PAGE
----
The WPA Works in Minnehaha Park, 1936. Part 5: Picnic Shelter Maintenance.

PicnicPavilion01
The Picnic Shelter in Minnehaha Park, designed by Harry Wild Jones in 1892. The design is reminiscent of a similar, much larger pavilion at Lake Harriet.  This photograph is of unknown provenance and was published in a 2013 research report for the Park Board.  It appears to be (but isn’t) a cropped and horizontally flipped copy of the image further down in this post, which was published by the Park Board in 1936. These pictures are both cropped (and one is flipped) from a single larger image.

Minneapolis and her Park Board, in the late 19th and early 20th centuries, had a complicated relationship with the word “pavilion.” The word means “an ornamental building, usually of light construction and designed for temporary shelter, refreshment, etc., esp. in a park […] used as a place of entertainment or recreation.”

This definition doesn’t necessarily highlight the connotations of “pavilion” that concerned moral society in Minneapolis as her park system developed. Once Minneapolitans had access to Lake Calhoun in 1879 via the Motor Line–the brand-new steam-powered public transportation: a train–the management put up a pavilion on the shores of the lake for dancing and refreshments, launched a steamboat on the lake, built a fleet of rowboats, and in the winter flooded a rink with room for 3,000 skaters. This was all organized as “proper” social activities, but with time, the grounds were sold and the neighbors began to complain.

“Residents along Calhoun Blvd. are complaining that the dancing pavilion at the lake is being conducted in a disorderly fashion, with dancing in the morning hours and drunkenness not at all unusual. The place is said to be frequented by men and women of the lowest class, and their language is shocking.” Disorderliness was a high crime in the 19th century, and in 1893 the Park Board still did not own all the banks of Lake Calhoun.

A pavilion can refer to a tent or other very temporary shelter, too. Many people–including park board members and prominent businessmen as well as hard-scrabble folks trying to get by–tried to cash in on the crowds drawn to Minneapolis parks. Called peanut stands, blind pigs, chicken shacks, dance halls, and pavilions, these often-seasonal businesses inhabited the margins of park property, and were sometimes successful enough to draw their own crowds independent of park features. Not surprisingly, success could mean crowds, noise, drinking, and rowdyism, all of which were despised by both the neighborhood and those interested in public morality.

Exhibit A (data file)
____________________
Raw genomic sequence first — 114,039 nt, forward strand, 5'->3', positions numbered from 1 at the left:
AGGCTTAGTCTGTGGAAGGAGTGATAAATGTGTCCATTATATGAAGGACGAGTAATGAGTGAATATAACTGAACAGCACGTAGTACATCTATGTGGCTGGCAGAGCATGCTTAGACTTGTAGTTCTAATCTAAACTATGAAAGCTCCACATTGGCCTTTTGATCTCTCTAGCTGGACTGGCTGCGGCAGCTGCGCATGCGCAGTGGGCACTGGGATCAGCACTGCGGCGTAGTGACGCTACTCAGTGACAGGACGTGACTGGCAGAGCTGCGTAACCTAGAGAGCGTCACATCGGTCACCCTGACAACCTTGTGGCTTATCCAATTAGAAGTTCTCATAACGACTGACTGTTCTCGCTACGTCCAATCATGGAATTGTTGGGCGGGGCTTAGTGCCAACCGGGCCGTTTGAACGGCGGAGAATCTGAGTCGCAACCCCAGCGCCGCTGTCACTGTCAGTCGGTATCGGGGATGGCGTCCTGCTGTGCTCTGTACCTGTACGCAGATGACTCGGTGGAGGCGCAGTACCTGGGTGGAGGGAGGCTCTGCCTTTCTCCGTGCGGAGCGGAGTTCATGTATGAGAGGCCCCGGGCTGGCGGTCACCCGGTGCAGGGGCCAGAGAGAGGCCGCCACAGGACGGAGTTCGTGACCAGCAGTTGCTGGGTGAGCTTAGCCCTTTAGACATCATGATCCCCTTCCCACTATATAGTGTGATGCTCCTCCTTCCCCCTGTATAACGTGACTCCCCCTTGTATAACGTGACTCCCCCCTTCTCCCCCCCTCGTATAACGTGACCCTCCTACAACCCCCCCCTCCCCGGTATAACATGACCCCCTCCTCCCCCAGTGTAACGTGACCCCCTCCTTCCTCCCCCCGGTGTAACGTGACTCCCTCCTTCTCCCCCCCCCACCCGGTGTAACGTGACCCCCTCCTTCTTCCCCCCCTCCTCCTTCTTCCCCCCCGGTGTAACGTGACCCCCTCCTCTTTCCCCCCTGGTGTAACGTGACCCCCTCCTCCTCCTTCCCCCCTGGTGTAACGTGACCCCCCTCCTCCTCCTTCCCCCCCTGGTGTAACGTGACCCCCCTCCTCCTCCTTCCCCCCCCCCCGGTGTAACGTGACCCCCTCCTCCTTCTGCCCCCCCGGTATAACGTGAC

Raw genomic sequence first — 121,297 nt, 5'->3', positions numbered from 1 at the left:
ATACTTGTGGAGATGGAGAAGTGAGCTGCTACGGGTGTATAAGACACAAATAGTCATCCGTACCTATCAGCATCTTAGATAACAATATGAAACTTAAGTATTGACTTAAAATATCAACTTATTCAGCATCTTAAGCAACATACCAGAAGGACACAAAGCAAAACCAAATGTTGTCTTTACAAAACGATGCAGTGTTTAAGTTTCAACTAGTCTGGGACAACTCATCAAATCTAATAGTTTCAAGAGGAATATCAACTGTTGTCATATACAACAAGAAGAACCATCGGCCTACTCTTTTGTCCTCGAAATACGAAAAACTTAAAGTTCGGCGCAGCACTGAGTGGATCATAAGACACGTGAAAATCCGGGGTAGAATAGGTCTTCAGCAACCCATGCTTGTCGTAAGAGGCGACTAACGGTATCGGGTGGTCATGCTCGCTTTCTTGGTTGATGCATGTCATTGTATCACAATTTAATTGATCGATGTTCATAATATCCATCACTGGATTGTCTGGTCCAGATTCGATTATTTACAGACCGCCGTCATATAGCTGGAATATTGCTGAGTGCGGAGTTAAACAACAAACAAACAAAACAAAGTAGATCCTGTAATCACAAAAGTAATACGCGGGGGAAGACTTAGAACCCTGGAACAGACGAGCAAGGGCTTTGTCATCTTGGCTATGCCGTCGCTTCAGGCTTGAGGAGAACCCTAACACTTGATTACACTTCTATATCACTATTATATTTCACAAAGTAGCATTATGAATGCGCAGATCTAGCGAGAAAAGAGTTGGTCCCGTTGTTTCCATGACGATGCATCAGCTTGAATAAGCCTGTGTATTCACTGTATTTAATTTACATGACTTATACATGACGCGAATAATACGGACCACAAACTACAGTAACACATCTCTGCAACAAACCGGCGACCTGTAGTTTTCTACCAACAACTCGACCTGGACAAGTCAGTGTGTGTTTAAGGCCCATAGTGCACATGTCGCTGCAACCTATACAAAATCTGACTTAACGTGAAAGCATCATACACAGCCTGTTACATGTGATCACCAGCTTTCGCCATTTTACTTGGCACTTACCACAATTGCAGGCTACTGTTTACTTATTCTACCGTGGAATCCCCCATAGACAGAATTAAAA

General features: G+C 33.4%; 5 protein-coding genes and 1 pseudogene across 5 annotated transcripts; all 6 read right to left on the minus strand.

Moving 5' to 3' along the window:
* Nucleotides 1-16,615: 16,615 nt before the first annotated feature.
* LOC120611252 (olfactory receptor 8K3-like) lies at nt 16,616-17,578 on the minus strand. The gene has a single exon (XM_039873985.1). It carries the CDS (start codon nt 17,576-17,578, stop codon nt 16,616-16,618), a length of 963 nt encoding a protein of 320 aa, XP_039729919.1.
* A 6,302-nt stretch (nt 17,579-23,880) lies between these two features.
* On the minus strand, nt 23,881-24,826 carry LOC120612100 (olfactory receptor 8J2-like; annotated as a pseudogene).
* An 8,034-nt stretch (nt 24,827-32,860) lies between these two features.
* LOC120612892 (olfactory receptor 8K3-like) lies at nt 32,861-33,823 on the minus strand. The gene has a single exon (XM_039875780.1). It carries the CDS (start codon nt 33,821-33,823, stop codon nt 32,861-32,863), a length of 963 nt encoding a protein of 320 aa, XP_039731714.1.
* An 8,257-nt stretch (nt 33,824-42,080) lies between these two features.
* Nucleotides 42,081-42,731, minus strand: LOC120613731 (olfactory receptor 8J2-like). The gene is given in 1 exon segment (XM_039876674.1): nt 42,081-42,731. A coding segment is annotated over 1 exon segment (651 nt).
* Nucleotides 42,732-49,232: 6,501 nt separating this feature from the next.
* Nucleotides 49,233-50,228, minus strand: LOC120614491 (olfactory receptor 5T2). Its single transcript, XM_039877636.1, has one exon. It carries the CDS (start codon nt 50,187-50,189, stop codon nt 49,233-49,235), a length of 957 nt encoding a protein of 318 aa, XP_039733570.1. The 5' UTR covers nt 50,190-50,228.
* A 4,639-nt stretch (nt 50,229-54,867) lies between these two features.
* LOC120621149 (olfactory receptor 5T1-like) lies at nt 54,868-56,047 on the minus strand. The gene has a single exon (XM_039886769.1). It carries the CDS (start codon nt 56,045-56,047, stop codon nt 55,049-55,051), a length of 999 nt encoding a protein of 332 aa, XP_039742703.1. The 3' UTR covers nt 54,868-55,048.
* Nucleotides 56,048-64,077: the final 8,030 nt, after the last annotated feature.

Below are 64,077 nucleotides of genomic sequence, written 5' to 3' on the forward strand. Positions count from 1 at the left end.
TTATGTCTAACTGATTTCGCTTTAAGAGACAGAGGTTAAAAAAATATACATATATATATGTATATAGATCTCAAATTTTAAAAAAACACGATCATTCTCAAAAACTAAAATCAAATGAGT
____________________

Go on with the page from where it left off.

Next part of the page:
The Picnic Shelter at Minnehaha Park. While often described as a pavilion, this was never a place where the Park Board offered refreshments and it was not replaced by the Refectory with the red roof that stands today near the Falls.
The Picnic Shelter was often described as a pavilion, but was never a place where the Park Board offered refreshments and it was not replaced by the Refectory with the red roof that stands today near the Falls. This picture was published in 1936 by the WPA with the caption: “Picnic Pavilion at Minnehaha Park, painted and repaired by W.P.A.”

When the Park Board acquired Minnehaha Park in 1889, they attempted to gain control over their land. Private businesses were evicted, dancing pavilions were torn down, houses were demolished. And the Park Board began to create new versions of these places where people could enjoy the uplifting aspects of visiting the parks without sinking to activities of “reproach and shame.”

Thus in 1892, the Park Board contracted with prominent local architect Harry Wild Jones to design its own pavilion. The Board reported: “A pavilion, or more properly, a shelter, was erected in the picnic grove above the falls, which was provided with tables, stove and cooking utensils for the free use of visitors.”

As described in the 1892 Park Board Annual, “This new pavilion will cover a ground space of 52×87 feet. It will have only one floor, which will be entirely clear for dancing purposes, except around the outside where six feet away from the balustrade a row of posts will hold up the roof. At one end there will be two rooms, one a waiting room 20 feet square with a large open fire-place and mantel of red pressed brick, and adjoining this is another room 20 feet square where a kitchen range will be located for the convenience of those wishing to heat water for coffee. On the outside of the balustrade a broad seat will be placed, having a back of turned balusters.

“The principal construction will be of Georgia pine, finished in natural wood; the roof will be shingled with red cedar shingles, with copper cresting, finials, and slashings. The general appearance of the building will be something similar to that of the Lake Harriet pavilion, except that being one story in height it will appear lower and the large roof will suggest protection and shelter from the weather, which in fact will be its main purpose.”

The Picnic Shelter was completed in July of 1892 and, in keeping with Park Board attempts to civilize this public park, had a policeman in charge. The shelter offered a stove to heat water for coffee, and some cooking utensils, and tables and chairs for picnickers.  Dances at the Picnic Shelter had a floor manager in attendance, too.  Located in the woods on the north side of the creek, it stood for a surprisingly long time.